The latest asset manager to get in on the act is BlackRock, whose iShares unit announced on Monday the launch of four thematic ETFs.
In the literature accompanying the ETFs that seek to take advantage of five so-called “megatrends” it sees within the global economy, BlackRock said: “Cynics might dismiss megatrends as the stuff of think tanks and policy makers. We, however, believe that the use of megatrends in investment processes offers real investment opportunities and the potential for attractive risk and return profiles.”
In this it is not alone, shops like Sarasin & Partners and Newton have been preaching this message for years, but with a paucity of broad opportunity sets globally and the prospect of continued low growth going forward, it makes sense both that more asset allocators are receptive to the message and, also why BlackRock thought there would be a market for such a set of products.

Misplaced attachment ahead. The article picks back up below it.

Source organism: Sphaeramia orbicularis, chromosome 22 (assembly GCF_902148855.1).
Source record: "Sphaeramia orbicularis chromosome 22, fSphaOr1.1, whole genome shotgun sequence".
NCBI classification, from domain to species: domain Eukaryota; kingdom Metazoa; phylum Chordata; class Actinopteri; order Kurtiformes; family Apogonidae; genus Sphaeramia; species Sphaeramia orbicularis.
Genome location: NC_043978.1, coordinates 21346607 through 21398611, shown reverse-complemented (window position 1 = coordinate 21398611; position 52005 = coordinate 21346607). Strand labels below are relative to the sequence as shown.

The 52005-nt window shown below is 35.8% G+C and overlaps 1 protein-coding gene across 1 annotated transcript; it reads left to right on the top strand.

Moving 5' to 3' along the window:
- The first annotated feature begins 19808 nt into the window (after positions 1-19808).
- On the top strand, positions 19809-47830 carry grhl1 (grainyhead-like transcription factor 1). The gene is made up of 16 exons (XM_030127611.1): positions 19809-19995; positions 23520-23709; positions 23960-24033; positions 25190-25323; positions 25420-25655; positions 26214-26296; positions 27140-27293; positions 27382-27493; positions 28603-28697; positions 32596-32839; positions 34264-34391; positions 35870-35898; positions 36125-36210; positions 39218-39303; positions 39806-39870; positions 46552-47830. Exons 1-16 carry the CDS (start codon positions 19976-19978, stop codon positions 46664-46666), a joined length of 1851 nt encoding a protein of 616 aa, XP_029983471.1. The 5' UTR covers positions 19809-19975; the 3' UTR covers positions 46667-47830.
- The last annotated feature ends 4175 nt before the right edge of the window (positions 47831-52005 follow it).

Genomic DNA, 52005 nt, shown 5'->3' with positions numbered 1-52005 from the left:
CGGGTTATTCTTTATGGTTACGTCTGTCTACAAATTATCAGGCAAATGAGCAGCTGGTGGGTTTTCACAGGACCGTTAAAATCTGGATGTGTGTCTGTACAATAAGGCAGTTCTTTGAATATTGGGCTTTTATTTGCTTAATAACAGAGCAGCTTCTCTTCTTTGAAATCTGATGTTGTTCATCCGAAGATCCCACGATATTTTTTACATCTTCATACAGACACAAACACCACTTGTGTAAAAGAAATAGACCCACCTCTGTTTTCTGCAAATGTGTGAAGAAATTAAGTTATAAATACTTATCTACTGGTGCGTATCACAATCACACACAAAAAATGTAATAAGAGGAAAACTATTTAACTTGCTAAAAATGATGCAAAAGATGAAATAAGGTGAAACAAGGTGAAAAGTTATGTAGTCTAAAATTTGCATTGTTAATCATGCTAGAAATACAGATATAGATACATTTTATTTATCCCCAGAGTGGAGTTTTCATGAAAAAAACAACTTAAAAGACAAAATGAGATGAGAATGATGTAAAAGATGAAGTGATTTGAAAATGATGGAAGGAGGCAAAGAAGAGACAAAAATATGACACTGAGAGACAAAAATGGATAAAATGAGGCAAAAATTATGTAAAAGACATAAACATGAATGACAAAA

Likewise, in a recent note Lyxor’s head of ETF research, Marlène Hassine and head of active investment strategies, Guillaume Lasserre note that, in the past few years, investors have shown increased interest in tracking alternative sources of return, particularly via smart beta, “due to a combination of several market trends”.
Hassine and Lasserre note three reasons for this increase: growing correlation between assets, the reduced attractiveness of fixed income investments and the need to protect against increased volatility.
Putting the increase into numbers, the pair point out: “In December 2015, smart beta ETF AuM reached EUR15.1bn in Europe, six times as much as four years before. As for active smart beta funds, these totalled EUR24bn at the end of December 2015, multiplying by 2.5 times in 4 years.”